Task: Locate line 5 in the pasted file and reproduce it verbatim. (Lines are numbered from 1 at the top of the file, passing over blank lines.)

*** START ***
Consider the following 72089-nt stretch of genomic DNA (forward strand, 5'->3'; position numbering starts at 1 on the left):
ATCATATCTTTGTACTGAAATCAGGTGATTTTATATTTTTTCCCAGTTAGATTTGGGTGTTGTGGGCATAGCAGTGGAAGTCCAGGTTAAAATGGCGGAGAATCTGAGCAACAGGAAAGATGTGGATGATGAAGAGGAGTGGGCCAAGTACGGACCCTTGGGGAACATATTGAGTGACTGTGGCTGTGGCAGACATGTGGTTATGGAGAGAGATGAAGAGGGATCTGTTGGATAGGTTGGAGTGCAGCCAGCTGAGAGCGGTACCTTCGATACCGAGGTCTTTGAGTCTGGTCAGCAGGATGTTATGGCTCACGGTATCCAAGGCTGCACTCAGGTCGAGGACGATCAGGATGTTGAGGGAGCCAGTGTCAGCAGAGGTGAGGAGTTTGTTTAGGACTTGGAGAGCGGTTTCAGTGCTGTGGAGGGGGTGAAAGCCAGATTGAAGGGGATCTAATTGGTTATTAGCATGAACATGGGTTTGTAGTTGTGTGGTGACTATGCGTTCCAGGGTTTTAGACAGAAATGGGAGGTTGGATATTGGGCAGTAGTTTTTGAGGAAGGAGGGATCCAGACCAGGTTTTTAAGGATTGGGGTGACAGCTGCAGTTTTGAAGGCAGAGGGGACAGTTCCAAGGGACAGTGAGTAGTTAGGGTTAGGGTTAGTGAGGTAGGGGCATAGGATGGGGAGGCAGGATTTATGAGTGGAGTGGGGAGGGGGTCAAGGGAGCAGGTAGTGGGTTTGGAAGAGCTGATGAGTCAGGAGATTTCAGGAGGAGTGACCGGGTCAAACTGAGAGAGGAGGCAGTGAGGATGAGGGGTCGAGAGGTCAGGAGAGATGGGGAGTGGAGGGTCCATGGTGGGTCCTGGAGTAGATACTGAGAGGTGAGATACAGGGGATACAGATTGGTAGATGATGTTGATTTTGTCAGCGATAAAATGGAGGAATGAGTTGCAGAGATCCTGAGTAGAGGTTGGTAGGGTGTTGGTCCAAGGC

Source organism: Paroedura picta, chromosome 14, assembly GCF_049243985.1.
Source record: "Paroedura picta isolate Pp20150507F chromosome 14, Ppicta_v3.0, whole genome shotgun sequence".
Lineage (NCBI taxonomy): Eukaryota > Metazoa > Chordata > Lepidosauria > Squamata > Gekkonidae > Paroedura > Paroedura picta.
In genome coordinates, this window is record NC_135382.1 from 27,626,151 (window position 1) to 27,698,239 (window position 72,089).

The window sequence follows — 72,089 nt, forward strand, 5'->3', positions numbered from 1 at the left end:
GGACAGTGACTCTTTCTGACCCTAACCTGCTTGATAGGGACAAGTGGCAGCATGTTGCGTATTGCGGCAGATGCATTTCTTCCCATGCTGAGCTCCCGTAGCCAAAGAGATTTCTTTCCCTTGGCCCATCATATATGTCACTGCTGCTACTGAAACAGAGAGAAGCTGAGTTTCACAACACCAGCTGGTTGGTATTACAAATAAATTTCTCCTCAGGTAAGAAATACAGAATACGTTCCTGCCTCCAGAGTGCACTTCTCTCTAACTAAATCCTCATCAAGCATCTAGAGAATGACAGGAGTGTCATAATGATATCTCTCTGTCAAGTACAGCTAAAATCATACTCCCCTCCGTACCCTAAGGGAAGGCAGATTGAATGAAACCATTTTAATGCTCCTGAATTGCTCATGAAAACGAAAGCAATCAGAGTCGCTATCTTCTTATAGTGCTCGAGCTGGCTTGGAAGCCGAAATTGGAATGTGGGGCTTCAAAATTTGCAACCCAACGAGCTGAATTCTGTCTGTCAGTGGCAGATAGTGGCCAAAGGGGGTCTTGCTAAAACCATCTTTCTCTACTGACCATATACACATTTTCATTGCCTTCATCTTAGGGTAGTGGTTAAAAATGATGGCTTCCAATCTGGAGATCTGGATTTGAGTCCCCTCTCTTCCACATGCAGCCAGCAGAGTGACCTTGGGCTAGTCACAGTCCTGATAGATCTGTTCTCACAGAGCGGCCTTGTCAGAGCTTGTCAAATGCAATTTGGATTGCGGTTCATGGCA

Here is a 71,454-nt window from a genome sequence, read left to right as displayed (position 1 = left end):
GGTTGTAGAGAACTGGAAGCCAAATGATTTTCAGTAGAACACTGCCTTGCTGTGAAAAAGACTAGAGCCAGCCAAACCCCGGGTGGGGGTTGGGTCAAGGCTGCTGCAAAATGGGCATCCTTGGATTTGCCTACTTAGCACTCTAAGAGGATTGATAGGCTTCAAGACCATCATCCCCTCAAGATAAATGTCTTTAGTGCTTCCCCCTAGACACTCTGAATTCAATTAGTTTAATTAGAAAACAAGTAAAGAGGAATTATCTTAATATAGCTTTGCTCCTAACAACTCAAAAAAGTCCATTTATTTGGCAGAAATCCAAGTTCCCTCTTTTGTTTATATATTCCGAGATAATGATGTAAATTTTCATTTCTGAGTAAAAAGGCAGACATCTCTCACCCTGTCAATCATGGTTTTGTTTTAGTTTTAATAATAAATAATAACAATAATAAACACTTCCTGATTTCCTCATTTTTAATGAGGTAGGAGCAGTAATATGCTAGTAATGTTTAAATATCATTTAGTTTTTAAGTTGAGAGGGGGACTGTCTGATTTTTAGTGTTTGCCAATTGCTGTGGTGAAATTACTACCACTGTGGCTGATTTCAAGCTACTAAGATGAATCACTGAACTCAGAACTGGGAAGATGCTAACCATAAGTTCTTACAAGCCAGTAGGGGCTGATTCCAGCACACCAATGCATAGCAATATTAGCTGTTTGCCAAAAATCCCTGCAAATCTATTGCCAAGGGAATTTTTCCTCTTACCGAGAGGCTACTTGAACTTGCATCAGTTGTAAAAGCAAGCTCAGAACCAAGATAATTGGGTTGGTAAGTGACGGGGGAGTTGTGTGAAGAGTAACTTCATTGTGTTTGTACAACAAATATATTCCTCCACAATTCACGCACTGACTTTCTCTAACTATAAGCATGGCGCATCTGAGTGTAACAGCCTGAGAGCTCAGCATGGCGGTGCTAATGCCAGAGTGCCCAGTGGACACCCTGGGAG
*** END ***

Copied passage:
Lineage (NCBI taxonomy): Eukaryota > Metazoa > Chordata > Lepidosauria > Squamata > Gekkonidae > Paroedura > Paroedura picta.